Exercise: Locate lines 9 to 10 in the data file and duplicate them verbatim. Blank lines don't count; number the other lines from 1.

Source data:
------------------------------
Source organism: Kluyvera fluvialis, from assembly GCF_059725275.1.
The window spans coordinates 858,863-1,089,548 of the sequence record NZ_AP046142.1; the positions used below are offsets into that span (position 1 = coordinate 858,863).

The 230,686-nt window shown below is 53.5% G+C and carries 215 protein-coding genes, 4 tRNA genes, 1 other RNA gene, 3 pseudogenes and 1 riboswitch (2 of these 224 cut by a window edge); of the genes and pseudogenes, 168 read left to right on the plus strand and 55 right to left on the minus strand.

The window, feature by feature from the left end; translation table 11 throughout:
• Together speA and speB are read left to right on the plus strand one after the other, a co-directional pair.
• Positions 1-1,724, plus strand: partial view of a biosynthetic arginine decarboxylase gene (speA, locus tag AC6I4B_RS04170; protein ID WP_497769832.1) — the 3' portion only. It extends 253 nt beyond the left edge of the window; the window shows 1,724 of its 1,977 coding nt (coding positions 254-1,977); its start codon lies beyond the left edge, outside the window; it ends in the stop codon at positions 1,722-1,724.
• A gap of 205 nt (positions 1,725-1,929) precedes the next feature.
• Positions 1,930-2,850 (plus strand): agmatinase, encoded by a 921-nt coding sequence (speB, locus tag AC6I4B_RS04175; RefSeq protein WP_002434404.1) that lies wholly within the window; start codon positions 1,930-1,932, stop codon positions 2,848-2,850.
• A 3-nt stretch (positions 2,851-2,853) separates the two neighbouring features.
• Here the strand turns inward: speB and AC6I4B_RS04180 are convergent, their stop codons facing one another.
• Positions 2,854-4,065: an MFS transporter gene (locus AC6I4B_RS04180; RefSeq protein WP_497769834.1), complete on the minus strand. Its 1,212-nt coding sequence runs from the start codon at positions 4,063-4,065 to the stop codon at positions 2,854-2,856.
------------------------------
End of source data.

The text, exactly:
• A 3-nt stretch (positions 2,851-2,853) separates the two neighbouring features.
• Here the strand turns inward: speB and AC6I4B_RS04180 are convergent, their stop codons facing one another.